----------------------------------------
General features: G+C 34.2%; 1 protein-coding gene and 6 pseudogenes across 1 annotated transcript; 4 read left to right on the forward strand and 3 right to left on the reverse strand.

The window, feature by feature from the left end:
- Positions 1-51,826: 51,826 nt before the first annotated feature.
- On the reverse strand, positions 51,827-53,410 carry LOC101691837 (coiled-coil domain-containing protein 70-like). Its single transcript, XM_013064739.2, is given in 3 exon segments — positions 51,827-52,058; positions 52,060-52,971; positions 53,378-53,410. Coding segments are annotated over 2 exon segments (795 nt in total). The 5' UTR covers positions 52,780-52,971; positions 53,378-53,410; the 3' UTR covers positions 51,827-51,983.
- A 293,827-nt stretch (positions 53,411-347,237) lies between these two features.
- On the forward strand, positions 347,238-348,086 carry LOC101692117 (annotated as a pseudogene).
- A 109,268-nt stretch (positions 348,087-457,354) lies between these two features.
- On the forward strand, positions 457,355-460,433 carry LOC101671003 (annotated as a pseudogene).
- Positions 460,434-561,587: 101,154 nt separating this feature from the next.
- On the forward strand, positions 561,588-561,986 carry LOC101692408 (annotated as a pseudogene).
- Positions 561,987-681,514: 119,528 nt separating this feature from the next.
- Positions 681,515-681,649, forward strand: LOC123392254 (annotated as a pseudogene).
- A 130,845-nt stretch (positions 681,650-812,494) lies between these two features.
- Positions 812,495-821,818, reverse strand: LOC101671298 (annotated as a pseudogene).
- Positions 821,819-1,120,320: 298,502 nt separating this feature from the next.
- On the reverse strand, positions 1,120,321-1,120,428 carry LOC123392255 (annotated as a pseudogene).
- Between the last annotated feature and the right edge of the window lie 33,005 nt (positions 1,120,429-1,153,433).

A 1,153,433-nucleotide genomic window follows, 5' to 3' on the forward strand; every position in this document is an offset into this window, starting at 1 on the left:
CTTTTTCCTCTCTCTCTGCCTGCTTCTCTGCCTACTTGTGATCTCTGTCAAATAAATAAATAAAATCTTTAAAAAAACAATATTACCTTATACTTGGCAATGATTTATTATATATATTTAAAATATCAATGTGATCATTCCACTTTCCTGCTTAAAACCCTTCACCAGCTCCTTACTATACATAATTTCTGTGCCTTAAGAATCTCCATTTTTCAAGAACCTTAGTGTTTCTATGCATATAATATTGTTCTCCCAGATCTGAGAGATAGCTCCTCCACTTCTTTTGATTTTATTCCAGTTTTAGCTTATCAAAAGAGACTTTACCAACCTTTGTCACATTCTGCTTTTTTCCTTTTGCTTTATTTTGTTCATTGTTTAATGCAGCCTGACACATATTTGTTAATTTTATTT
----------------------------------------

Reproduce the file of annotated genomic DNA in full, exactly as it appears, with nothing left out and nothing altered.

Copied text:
General features: G+C 34.2%; 1 protein-coding gene and 6 pseudogenes across 1 annotated transcript; 4 read left to right on the forward strand and 3 right to left on the reverse strand.

The window, feature by feature from the left end:
- Positions 1-51,826: 51,826 nt before the first annotated feature.
- On the reverse strand, positions 51,827-53,410 carry LOC101691837 (coiled-coil domain-containing protein 70-like). Its single transcript, XM_013064739.2, is given in 3 exon segments — positions 51,827-52,058; positions 52,060-52,971; positions 53,378-53,410. Coding segments are annotated over 2 exon segments (795 nt in total). The 5' UTR covers positions 52,780-52,971; positions 53,378-53,410; the 3' UTR covers positions 51,827-51,983.
- A 293,827-nt stretch (positions 53,411-347,237) lies between these two features.
- On the forward strand, positions 347,238-348,086 carry LOC101692117 (annotated as a pseudogene).
- A 109,268-nt stretch (positions 348,087-457,354) lies between these two features.
- On the forward strand, positions 457,355-460,433 carry LOC101671003 (annotated as a pseudogene).
- Positions 460,434-561,587: 101,154 nt separating this feature from the next.
- On the forward strand, positions 561,588-561,986 carry LOC101692408 (annotated as a pseudogene).
- Positions 561,987-681,514: 119,528 nt separating this feature from the next.
- Positions 681,515-681,649, forward strand: LOC123392254 (annotated as a pseudogene).
- A 130,845-nt stretch (positions 681,650-812,494) lies between these two features.
- Positions 812,495-821,818, reverse strand: LOC101671298 (annotated as a pseudogene).
- Positions 821,819-1,120,320: 298,502 nt separating this feature from the next.
- On the reverse strand, positions 1,120,321-1,120,428 carry LOC123392255 (annotated as a pseudogene).
- Between the last annotated feature and the right edge of the window lie 33,005 nt (positions 1,120,429-1,153,433).

A 1,153,433-nucleotide genomic window follows, 5' to 3' on the forward strand; every position in this document is an offset into this window, starting at 1 on the left:
CTTTTTCCTCTCTCTCTGCCTGCTTCTCTGCCTACTTGTGATCTCTGTCAAATAAATAAATAAAATCTTTAAAAAAACAATATTACCTTATACTTGGCAATGATTTATTATATATATTTAAAATATCAATGTGATCATTCCACTTTCCTGCTTAAAACCCTTCACCAGCTCCTTACTATACATAATTTCTGTGCCTTAAGAATCTCCATTTTTCAAGAACCTTAGTGTTTCTATGCATATAATATTGTTCTCCCAGATCTGAGAGATAGCTCCTCCACTTCTTTTGATTTTATTCCAGTTTTAGCTTATCAAAAGAGACTTTACCAACCTTTGTCACATTCTGCTTTTTTCCTTTTGCTTTATTTTGTTCATTGTTTAATGCAGCCTGACACATATTTGTTAATTTTATTT